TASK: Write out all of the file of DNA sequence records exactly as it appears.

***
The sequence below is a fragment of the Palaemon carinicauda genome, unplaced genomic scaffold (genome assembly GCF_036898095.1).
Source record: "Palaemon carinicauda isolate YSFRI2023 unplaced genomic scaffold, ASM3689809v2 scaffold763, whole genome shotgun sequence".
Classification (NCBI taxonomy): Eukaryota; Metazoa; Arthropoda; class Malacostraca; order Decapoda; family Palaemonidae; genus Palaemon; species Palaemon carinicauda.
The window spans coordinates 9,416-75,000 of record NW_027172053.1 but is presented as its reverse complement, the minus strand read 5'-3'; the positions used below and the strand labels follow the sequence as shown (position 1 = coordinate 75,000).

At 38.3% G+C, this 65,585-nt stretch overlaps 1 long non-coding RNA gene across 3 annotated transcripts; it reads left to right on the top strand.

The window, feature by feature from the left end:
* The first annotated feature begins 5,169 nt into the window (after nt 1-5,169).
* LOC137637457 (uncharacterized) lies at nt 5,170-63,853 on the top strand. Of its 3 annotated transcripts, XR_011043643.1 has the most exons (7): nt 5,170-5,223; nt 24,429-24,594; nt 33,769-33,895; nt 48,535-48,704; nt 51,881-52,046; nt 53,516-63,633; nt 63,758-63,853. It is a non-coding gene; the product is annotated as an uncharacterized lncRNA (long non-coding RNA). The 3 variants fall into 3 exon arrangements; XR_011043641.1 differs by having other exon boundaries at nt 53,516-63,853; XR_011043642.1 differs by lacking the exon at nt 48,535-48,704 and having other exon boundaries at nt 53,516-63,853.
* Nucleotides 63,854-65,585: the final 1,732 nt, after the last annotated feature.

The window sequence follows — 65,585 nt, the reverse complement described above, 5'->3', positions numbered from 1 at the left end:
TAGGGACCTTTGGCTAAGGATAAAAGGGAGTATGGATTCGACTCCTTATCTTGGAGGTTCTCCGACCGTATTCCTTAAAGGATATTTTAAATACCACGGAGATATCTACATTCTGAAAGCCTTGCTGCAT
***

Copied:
The sequence below is a fragment of the Palaemon carinicauda genome, unplaced genomic scaffold (genome assembly GCF_036898095.1).
Source record: "Palaemon carinicauda isolate YSFRI2023 unplaced genomic scaffold, ASM3689809v2 scaffold763, whole genome shotgun sequence".
Classification (NCBI taxonomy): Eukaryota; Metazoa; Arthropoda; class Malacostraca; order Decapoda; family Palaemonidae; genus Palaemon; species Palaemon carinicauda.
The window spans coordinates 9,416-75,000 of record NW_027172053.1 but is presented as its reverse complement, the minus strand read 5'-3'; the positions used below and the strand labels follow the sequence as shown (position 1 = coordinate 75,000).

At 38.3% G+C, this 65,585-nt stretch overlaps 1 long non-coding RNA gene across 3 annotated transcripts; it reads left to right on the top strand.

The window, feature by feature from the left end:
* The first annotated feature begins 5,169 nt into the window (after nt 1-5,169).
* LOC137637457 (uncharacterized) lies at nt 5,170-63,853 on the top strand. Of its 3 annotated transcripts, XR_011043643.1 has the most exons (7): nt 5,170-5,223; nt 24,429-24,594; nt 33,769-33,895; nt 48,535-48,704; nt 51,881-52,046; nt 53,516-63,633; nt 63,758-63,853. It is a non-coding gene; the product is annotated as an uncharacterized lncRNA (long non-coding RNA). The 3 variants fall into 3 exon arrangements; XR_011043641.1 differs by having other exon boundaries at nt 53,516-63,853; XR_011043642.1 differs by lacking the exon at nt 48,535-48,704 and having other exon boundaries at nt 53,516-63,853.
* Nucleotides 63,854-65,585: the final 1,732 nt, after the last annotated feature.

The window sequence follows — 65,585 nt, the reverse complement described above, 5'->3', positions numbered from 1 at the left end:
TAGGGACCTTTGGCTAAGGATAAAAGGGAGTATGGATTCGACTCCTTATCTTGGAGGTTCTCCGACCGTATTCCTTAAAGGATATTTTAAATACCACGGAGATATCTACATTCTGAAAGCCTTGCTGCAT